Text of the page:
A deliberately frothy take on an under-documented moment in US politics
Various Venues, Cardiff, October 19 – October 21
Topping the pile are Wakefield’s finest (only?) musical sons, The Cribs at Cardiff Uni. Having incessantly toured recent LP ‘In The Belly Of The Brazen Bull’, you could perhaps expect the same, tired set list, phoned in for a paycheck. Not so the Jarmans. “Earlier today I was diagnosed as being severely asthmatic,” drawls Ryan. “But we’re gonna play the longest set we’ve ever played anyway.” Connoisseurs of doing the opposite of what anyone expects, tonight proves the trio are getting more exciting with time. Tonight we get classics (‘Mirror Kissers’, ‘Another Number’) and current favourites (‘Anna’, ‘Back To The Bolthole’), but it’s the surprises that glue it all together. Old single ‘Our Bovine Public’ gets its first airing in a long time, while B-side ‘To Jackson’ sounds melancholically huge. And then there’s the ending. Segueing their riotous old set-closer ‘The Wrong Way To Be’ (not seen for many a year) into ‘ITBOTBB’ closer ‘Arena Rock Encore With Full Cast’ it makes for a neat summary of the evening: nostalgic, surprising, utterly vital and genuinely world-class.
But SWN is primarily about the newer kids on the block. Frankie & The Heartstrings’ Uni set is drawn primarily from their as-yet-unreleased second LP, and they play as though they need to prove themselves all over again. Although the venue is unfortunately empty, the Mackem boys’ boundless energy and jauntiness is still hard to resist. The new material may not be as grabbing as their previous offerings (save for one track that repeatedly mentions something going “howay”), but there’s still plenty to love. Later that night at Dempsey’s, Japanese noiseniks Bo Ningen turn out to be the weekend’s surprise draw. The venue is rammed to uncomfortable proportions, and their set far more melodic than we expect.
The following morning at Clwb Ifor Bach, newcomers Childhood strike out. Ben Romans-Hopcraft makes for a startlingly intense frontman – his cold, fixed stare belying the relative positivity of the band’s output. ‘Haltija’ is all dreamy nostalgia, while new single ‘Blue Velvet’ takes the sweetness of Spectrals and adds some darker clout. And the set closes on a number that sounds like Toy if they were really into The Byrds instead of Neu!, which is excellent. But the night and perhaps the whole weekend belongs to Palma Violets. We knew they were good live – heck, one of the reasons they graced our cover after just one single is because of their ridiculous gigging prowess – but tonight is INSANE. Midway through their first full headline tour it’s unbelievable how much the quartet are improving on a daily basis. From the feral rumbles and howls of ‘Tom The Drum’ to the familiar anthemics of ‘Best Of Friends’, from ‘Last Of The Summer Wine’’s organ-ridden sermon to set-closer ‘Fourteen’, the onstage energy is so visceral it feels as though something’s got to give. It might be the best live set we’ve seen all year.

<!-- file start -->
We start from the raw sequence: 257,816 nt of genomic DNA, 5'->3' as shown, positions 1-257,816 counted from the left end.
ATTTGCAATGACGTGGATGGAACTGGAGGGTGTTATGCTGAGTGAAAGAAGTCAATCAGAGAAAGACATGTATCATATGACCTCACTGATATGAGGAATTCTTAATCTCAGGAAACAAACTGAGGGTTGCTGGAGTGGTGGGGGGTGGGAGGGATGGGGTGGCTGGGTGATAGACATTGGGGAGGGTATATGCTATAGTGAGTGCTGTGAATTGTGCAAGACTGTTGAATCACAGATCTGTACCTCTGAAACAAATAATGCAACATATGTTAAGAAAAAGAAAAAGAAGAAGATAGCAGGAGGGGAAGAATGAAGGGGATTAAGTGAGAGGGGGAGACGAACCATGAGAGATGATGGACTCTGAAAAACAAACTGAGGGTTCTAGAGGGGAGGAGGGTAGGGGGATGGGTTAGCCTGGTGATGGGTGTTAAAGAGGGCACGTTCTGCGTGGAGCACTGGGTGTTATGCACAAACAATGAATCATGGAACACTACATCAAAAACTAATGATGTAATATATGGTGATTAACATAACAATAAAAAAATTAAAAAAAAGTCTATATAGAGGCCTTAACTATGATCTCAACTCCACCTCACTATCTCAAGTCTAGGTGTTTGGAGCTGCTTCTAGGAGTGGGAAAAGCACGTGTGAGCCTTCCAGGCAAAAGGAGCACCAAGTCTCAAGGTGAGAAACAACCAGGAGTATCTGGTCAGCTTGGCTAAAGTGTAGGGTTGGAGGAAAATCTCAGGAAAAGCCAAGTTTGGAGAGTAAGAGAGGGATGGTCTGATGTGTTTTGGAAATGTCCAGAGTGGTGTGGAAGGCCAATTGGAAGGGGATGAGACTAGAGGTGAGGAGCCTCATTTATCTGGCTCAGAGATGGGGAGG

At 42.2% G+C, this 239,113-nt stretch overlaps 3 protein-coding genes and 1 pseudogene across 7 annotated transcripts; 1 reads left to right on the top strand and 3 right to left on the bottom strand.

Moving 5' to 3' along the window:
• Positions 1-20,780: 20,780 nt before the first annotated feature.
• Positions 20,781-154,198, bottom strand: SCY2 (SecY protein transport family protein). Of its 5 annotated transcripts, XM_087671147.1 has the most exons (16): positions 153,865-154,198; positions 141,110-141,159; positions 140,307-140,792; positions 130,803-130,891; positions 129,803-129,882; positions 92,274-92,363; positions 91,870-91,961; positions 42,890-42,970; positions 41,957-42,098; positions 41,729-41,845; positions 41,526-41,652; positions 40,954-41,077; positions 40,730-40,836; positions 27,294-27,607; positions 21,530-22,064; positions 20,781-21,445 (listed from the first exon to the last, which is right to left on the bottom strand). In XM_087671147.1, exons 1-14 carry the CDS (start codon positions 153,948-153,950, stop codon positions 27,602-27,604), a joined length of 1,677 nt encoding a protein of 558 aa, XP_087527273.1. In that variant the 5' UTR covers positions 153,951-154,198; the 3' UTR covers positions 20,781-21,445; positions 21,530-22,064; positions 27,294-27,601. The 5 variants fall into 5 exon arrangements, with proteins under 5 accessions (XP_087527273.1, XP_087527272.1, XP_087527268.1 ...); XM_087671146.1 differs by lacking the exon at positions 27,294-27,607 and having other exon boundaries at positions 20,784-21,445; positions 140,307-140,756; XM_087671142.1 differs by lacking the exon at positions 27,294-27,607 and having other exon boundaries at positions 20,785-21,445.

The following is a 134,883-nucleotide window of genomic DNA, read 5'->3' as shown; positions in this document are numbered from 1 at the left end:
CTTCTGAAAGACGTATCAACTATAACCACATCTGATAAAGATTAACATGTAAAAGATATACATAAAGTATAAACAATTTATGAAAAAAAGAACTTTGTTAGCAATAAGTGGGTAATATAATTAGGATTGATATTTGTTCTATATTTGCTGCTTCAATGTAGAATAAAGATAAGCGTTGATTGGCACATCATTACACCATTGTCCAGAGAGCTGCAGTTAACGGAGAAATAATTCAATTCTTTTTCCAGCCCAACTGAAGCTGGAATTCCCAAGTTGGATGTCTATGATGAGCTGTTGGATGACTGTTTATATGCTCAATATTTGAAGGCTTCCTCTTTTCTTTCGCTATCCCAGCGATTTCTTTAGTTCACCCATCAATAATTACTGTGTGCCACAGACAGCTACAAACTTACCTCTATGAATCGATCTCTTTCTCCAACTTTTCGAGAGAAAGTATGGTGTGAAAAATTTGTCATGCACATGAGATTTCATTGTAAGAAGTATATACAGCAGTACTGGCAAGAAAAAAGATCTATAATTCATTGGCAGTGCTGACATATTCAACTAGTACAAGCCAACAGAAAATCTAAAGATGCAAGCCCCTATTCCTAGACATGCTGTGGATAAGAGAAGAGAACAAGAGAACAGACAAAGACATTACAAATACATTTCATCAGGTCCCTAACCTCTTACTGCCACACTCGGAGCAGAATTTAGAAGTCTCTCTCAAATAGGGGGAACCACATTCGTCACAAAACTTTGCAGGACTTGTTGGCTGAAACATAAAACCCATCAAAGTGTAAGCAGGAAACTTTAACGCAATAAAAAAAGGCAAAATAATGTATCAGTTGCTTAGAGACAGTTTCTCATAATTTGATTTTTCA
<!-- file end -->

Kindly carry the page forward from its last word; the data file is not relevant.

To Sunday, and newest of newcomers Night Engine at Undertone provide early thrills. They’ve probably built an actual shrine back home, such is their debt to Bowie. But their music has so much bass-driven strut it’s easy to let them off. At the Buffalo Bar Splashh also come up trumps, although their usually anarchic set is reined in somewhat because: a) it’s 3pm and b) the crowd doesn’t care. But the likes of ‘All I Wanna Do’ and current, glorious single ‘Vacation’ shine through as scuzzily sweet diamonds in the rough that they are. Toy take to the stage in slightly grim Irish chain pub O’Neills (yep, it is a bit weird) and it’s left to B-town babes Peace to close the show at Clwb Ifor Bach. ‘California Daze’ is one of the singles of the year, and even without the extended loops of EP highlight ‘1998’, their set is a masterclass.
The second album from Piper and Skylar Kaplan is danceable, euphoric and pleasingly trippy
Mumford & Sons’ collaborative steps into world music aren’t embarrassing – but they’re not essential either
The iconic DJ Shadow returns with a mixtape-like album that frustrates as much as it fascinates
A Western that revolves around a trio of gun-wielding female leads, and has a clear and consistent feminist message